Wise Game Booster – You don’t need a supercharged PC to run high-demand games. Wise Game Booster will speed up your computer’s gaming performance with the touch of a button. It’s a little too powerful for rookie users, but the ability to change or modify how it closes programs makes it a worthwhile download.
Off Topic (Sort of):
Born Apple: Six famous Windows apps that debuted on the Mac – A number of the most famous apps to make the Mac-Windows jump began as GUI-based reinterpretations of older software ideas, while others began as programs that could have only originated in a bitmapped computing environment like that of the Macintosh. We’ll take a look at a handful in this slideshow.
The 10 Most Popular iPhone Apps of All Time – With the App Store about to hit 50 billion downloads any day now, Apple appears to be in a celebratory mood. To commemorate the impending milestone, Apple on Thursday began highlighting the top 25 free and paid iOS apps of all time, giving us some insight into the apps we just had to check out over the past five years. Interestingly, each of the top 5 paid apps are games, while social-networking services ruled the free app rankings.
Expelled girl’s ‘bomb’: Toilet cleaner and foil – As the scientific community rallies around Kiera Wilmot, the 16-year-old expelled for a scientific experiment gone slightly awry, court papers reveal hers was an ordinary experiment. The school, meanwhile, insists it did the right thing.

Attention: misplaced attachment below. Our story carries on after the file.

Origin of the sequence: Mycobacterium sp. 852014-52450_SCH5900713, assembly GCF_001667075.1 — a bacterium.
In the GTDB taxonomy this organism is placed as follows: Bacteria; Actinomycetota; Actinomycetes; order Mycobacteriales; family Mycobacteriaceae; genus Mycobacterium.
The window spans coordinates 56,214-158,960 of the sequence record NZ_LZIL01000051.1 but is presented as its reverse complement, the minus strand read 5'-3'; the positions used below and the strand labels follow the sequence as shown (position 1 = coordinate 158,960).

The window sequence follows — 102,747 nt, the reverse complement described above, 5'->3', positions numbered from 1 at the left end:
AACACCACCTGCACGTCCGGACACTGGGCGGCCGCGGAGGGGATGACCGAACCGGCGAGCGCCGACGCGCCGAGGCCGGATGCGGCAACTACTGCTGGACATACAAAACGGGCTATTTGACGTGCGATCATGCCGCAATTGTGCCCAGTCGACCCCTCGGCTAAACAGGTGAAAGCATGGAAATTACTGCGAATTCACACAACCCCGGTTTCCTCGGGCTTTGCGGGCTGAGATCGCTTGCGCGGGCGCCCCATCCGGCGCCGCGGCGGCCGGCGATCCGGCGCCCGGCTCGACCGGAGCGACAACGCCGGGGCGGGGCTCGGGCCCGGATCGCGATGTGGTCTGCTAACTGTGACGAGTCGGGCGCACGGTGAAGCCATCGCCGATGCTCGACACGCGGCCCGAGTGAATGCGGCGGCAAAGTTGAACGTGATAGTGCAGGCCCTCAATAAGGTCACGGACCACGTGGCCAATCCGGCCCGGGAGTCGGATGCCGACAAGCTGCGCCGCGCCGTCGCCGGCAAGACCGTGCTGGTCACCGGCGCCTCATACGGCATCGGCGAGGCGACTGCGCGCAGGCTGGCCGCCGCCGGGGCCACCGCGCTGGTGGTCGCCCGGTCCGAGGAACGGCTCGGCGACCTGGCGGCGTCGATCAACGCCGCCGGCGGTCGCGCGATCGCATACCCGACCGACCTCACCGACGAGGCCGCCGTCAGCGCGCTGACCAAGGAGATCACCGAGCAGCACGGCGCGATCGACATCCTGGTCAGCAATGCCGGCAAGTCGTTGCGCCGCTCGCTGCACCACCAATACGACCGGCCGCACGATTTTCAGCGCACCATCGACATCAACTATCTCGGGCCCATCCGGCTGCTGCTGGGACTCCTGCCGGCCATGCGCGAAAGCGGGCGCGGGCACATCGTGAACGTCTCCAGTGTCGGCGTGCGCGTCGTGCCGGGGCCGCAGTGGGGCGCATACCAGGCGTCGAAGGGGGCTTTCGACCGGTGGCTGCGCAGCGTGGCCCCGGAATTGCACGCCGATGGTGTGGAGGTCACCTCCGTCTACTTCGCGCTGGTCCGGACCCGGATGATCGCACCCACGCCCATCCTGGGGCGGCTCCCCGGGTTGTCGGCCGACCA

Revenge-porn website victim files suit against ex and four porn sites – A US woman in the state of Florida has filed charges against her ex-boyfriend and four websites for posting revenge porn images of her – i.e., nude photos and/or videos, including private facts and details of the victim, posted online without the subject’s consent.
“If you have built castles in the air, your work need not be lost; that is where they should be. Now put the foundations under them.”
– Henry David Thoreau
Today’s Free Downloads:
Cain and Abel 4.9.44 – Allows easy recovery of various kind of passwords by sniffing the network, cracking encrypted passwords and more.
MailStore Home 8.0.3 – With MailStore Home you can bring order into chaos by creating a single central archive for all emails.
Spiceworks IT Desktop 220.127.116.11 – Spiceworks IT Desktop is the only application that combines Network Inventory, Help Desk, Reporting,and more in a single, easy-to-use interface.